German coal power revival poses new emissions threat
Is Germany's Green Revolution about to turn black with coal dust?
As the country moves away from nuclear, the builders of coal-fired power stations are moving into action.
When Chancellor Merkel announced the closure of all the country's 17 nuclear reactors by 2022, there were loud cheers from environmentalists.
But less well heard were the cheers from the coal industry.
The organisation which represents it in Europe said the change of policy meant "the prospects for coal in general, and especially for coal-fired power plants under construction or in the planning stage, have become somewhat brighter".
Poland's Prime Minister Donald Tusk, just a river's width away from Germany, was also jubilant.
"From Poland's point of view, this is a good thing not a bad one," he said.
"It means coal-based power will be back on the agenda."
And so it is.
In a worsening economic situation, Germany's new environment minister, Peter Altmaier, who is as politically close to Chancellor Angela Merkel as it is possible to get, is emphasising the importance of not weakening the economy by increasing the cost of energy.
He is also concerned that Germany should not become dependent on imports of electricity.
To that end, he is allowing the building of more coal-fired power stations.
Mr Altmaier told Die Zeit that the government was committed to fulfilling its policy of generating 35% of the country's electricity from renewable sources in the next eight years - but that still left 65%, which would have to be generated in a different way.
He said, however, that he wanted new power stations to be cleaner than the old.
They should move away from so-called "brown coal", which is a high polluter, to lower-emission types of coal, he said.
"I think it makes sense to replace old polluting lignite coal-fired power plants with modern efficient coal and gas power plants," he said.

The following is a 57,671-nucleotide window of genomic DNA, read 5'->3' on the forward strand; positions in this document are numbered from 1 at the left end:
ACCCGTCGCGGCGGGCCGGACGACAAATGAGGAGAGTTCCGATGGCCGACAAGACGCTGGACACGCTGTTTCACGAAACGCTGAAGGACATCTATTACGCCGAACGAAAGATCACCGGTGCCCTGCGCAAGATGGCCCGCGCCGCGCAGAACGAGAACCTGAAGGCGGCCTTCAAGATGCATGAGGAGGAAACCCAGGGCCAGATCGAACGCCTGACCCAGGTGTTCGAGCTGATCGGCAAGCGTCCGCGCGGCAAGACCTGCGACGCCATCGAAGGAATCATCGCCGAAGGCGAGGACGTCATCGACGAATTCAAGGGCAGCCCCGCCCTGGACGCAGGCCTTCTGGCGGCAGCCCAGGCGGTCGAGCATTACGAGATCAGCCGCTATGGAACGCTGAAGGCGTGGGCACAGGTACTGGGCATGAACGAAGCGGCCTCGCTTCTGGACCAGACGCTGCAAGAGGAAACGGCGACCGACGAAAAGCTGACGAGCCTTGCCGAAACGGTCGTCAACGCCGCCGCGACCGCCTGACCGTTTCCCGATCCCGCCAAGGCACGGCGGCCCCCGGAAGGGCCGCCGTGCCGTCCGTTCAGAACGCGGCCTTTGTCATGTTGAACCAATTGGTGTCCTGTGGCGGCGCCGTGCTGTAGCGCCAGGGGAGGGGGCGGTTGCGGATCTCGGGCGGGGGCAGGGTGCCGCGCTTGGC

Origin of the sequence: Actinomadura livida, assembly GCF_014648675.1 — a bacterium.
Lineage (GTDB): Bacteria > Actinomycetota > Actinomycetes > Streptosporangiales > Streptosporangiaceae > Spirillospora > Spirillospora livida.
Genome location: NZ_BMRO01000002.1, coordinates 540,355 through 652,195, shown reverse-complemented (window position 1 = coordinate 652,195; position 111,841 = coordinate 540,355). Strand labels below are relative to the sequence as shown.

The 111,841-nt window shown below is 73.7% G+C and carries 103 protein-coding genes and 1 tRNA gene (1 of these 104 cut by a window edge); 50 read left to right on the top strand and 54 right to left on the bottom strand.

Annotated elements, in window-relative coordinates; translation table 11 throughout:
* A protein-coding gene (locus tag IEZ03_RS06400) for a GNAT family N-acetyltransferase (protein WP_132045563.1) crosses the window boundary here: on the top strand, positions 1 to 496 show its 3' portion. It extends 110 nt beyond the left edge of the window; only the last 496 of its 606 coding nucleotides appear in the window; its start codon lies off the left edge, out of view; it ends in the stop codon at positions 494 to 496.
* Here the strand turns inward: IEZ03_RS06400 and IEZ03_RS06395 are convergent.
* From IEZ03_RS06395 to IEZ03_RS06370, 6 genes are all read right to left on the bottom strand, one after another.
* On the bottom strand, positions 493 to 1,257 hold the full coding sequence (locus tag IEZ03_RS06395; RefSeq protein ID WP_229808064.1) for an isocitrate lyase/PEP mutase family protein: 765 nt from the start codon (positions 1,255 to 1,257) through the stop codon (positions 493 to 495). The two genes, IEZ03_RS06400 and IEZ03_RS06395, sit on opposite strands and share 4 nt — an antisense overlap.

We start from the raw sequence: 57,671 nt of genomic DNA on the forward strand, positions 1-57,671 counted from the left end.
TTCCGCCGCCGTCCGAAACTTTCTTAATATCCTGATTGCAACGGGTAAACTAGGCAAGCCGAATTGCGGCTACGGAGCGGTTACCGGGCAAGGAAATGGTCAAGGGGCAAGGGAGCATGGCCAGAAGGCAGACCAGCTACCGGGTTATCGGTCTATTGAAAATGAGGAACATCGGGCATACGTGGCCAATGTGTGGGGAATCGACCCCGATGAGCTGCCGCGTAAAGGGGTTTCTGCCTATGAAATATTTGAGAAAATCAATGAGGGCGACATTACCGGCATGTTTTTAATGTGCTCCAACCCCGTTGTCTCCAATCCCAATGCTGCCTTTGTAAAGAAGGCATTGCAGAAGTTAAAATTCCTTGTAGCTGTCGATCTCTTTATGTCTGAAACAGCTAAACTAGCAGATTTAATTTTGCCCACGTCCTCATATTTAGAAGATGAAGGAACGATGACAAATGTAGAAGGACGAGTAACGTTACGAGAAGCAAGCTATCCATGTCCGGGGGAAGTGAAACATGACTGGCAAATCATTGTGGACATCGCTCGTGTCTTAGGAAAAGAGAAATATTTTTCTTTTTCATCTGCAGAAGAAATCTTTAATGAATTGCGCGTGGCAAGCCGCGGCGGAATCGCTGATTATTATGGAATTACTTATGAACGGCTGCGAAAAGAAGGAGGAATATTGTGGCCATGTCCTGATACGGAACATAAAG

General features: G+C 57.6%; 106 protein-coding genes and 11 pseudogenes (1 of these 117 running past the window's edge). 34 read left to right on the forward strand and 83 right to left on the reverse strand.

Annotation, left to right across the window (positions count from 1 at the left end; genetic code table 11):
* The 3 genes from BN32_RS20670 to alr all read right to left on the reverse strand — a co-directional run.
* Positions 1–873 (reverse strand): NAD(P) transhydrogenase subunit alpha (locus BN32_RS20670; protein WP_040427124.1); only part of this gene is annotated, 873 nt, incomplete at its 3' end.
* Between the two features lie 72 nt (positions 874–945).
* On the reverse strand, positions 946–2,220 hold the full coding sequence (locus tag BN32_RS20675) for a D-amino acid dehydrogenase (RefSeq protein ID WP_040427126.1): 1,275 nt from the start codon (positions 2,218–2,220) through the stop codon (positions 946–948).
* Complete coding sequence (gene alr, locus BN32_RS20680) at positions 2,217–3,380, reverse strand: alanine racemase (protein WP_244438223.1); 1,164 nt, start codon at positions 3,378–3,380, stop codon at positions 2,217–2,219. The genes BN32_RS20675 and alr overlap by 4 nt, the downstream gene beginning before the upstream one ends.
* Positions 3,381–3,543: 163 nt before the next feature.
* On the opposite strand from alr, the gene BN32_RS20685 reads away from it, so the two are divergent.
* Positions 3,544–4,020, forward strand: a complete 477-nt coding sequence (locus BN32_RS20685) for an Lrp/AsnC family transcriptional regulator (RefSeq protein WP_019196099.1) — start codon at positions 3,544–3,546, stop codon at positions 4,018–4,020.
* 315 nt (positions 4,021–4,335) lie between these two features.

Gas is also a carbon fuel but it does produce lower emissions than coal.
It is also easier to turn a gas-fired power station on and off - and the role of coal and gas in the economy is to take up the slack when the sun does not shine or the wind does not blow to keep solar and wind power stations going.
But energy experts in Germany think that gas will not fill the gap left as nuclear winds down.
Accordingly, Professor Claudia Kemfert of the German Institute for Economic Research told the BBC that the use of coal in power generation could actually rise from the current 42% to about 50%.
The problem, as she sees it, is that the emissions trading market in Europe - whereby companies that put carbon dioxide into the atmosphere have to pay a price - is arranged so that the cost of emitting is too low.
"Gas-fired power plants would be a better alternative than coal as they produce less emissions," she said.
"And they can be more easily combined with renewable energy as they are more flexible."
But they are less economically efficient as carbon dioxide (CO2) prices are too low, Professor Kemfert insisted.
"Europe would need to increase the CO2 cap and reduce the amount of emissions. Then coal would be less attractive. As long this is not happening coal's share will increase even further".
There is a debate among environmentalists now about whether the move away from nuclear power will actually lead to a rise in emissions of global warming gases.
The argument is that nuclear, whatever its other drawbacks, is a low-emitter - so any carbon alternative, such as coal, must be higher.
There will without doubt be improvements in the efficiency of the economy - more output from less electricity through better machines or ways of doing things or better materials.
But that, so runs the argument, would have happened anyway - and if some coal replaces some nuclear, then emissions will have been increased compared with what would have happened without the change.
If the demise of nuclear does mean the return of King Coal to power, it is unlikely to be German coal.
They will be shining their shovels in Poland, South Africa and China, but not in the Ruhr.
In the 1950s, there were 607,000 miners in almost 150 mines, producing 150 million tonnes of coal.
Fifty years later, that had shrunk to just eight mines employing 33,000 miners who cut 18 million tonnes.
By now, it is down to about 20,000 miners - and falling as subsidies fade to nothing in the next five years.
A bridge too far?
The economics of energy are changing.
Not only are subsidies to coal going, but also to solar power.
And the political pressures change as economies slow down and people start to worry more about money.
Chancellor Merkel was a physicist before becoming a politician, so she knows both the scientific and the economic arguments.
And the indications are that she remains convinced that nuclear as a "bridge to the sustainable future" is now a bridge too far, so clearly the move away will happen.
But who will be the next "bridge to the sustainable future"?
Ordinary German people and businesses by using less electricity? Or perhaps Chinese coal miners? Or Polish, Czech and French nuclear power stations?
The road to the sunny, clean future is not as smooth as it seemed.